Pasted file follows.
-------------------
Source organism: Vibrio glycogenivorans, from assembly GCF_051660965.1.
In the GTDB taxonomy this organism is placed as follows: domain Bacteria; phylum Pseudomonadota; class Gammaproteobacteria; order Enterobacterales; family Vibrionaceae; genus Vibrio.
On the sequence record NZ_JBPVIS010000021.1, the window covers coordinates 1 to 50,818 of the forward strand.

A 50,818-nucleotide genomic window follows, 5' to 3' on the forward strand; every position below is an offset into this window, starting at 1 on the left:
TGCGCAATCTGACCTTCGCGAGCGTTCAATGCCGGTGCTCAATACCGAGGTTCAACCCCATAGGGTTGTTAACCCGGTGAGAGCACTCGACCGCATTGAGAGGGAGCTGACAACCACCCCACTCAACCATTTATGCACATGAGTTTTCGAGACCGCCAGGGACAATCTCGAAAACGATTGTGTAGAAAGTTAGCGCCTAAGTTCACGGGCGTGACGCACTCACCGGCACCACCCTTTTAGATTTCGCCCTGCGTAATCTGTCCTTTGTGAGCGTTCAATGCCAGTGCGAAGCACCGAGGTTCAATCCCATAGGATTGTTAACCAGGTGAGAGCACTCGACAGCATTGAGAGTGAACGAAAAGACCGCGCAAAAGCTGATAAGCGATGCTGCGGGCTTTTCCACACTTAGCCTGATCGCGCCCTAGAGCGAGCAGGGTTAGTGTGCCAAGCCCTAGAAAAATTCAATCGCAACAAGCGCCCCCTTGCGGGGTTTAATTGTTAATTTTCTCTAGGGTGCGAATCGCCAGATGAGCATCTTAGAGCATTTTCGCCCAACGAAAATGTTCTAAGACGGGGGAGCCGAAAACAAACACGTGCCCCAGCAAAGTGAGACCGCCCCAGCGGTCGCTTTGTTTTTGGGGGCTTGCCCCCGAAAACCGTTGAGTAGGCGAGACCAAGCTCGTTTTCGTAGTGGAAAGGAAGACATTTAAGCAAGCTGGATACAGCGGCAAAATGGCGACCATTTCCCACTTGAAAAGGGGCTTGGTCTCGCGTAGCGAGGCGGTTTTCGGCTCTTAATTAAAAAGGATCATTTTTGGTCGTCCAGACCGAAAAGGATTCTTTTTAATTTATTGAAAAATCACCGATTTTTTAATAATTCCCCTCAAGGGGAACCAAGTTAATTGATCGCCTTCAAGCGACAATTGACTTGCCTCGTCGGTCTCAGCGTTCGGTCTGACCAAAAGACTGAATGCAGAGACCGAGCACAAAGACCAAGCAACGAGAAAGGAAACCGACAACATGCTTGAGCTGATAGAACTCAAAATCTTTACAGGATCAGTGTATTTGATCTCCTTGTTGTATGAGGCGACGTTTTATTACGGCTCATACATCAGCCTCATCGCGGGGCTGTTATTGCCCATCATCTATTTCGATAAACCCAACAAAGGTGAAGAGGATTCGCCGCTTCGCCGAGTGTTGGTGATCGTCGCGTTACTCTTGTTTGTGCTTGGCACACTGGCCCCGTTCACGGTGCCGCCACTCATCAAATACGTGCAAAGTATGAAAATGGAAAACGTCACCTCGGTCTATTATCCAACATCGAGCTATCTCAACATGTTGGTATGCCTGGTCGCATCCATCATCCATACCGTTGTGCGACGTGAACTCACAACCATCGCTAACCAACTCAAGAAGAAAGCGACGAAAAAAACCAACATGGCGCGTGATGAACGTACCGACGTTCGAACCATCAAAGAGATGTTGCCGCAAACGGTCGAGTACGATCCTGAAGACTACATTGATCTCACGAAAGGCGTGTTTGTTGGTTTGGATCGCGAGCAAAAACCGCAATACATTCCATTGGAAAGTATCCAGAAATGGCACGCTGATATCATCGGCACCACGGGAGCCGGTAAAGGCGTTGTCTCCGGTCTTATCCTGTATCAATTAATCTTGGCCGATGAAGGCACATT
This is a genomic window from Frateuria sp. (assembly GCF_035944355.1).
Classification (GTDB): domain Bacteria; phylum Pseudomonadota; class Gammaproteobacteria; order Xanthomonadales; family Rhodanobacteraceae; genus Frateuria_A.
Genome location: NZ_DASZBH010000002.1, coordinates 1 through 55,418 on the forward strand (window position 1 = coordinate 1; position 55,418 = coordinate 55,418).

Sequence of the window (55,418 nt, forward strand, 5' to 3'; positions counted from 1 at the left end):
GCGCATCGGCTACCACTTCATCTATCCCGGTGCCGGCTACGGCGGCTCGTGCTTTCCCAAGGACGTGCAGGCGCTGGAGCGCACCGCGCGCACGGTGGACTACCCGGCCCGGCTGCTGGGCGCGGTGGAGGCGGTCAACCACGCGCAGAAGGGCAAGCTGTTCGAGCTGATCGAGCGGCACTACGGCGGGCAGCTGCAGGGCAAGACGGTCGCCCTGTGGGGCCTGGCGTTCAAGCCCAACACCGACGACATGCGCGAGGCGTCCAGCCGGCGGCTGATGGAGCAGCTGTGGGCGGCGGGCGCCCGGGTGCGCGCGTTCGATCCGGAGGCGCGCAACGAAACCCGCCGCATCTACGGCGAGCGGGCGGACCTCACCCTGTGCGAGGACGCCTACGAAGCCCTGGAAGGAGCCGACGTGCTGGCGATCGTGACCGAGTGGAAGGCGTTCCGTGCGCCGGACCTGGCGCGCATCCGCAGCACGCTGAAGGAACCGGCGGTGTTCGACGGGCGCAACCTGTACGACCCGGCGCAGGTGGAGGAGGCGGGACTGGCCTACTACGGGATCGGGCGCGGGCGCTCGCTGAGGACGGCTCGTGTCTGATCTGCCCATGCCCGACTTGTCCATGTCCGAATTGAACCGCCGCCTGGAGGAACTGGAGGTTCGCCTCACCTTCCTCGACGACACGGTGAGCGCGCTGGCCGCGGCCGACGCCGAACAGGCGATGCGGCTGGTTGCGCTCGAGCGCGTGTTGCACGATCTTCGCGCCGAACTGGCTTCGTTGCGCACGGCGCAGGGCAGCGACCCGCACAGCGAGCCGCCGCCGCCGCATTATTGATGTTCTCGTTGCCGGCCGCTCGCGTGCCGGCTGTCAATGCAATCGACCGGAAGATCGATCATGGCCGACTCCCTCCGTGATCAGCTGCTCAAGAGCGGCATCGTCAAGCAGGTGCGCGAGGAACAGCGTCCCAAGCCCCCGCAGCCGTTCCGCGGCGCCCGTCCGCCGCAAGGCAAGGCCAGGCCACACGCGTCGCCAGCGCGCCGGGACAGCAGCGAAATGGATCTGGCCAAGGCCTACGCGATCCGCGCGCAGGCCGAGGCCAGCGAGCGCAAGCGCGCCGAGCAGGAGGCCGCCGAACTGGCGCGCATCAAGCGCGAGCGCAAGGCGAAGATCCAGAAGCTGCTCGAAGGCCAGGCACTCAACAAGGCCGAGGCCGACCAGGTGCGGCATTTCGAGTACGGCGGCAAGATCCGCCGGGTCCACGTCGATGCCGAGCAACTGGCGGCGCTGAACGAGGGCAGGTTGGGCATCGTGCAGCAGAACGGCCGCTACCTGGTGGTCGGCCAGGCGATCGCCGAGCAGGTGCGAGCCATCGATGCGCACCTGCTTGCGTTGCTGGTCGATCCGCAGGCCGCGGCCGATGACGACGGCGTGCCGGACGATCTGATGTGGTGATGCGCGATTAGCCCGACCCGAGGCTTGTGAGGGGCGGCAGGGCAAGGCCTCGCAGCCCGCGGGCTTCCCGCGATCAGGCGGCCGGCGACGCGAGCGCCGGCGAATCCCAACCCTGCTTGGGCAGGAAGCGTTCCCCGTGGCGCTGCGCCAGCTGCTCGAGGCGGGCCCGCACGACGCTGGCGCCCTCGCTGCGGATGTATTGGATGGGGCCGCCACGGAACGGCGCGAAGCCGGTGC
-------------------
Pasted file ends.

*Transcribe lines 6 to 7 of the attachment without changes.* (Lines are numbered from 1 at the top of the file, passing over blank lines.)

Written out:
This is a genomic window from Frateuria sp. (assembly GCF_035944355.1).
Classification (GTDB): domain Bacteria; phylum Pseudomonadota; class Gammaproteobacteria; order Xanthomonadales; family Rhodanobacteraceae; genus Frateuria_A.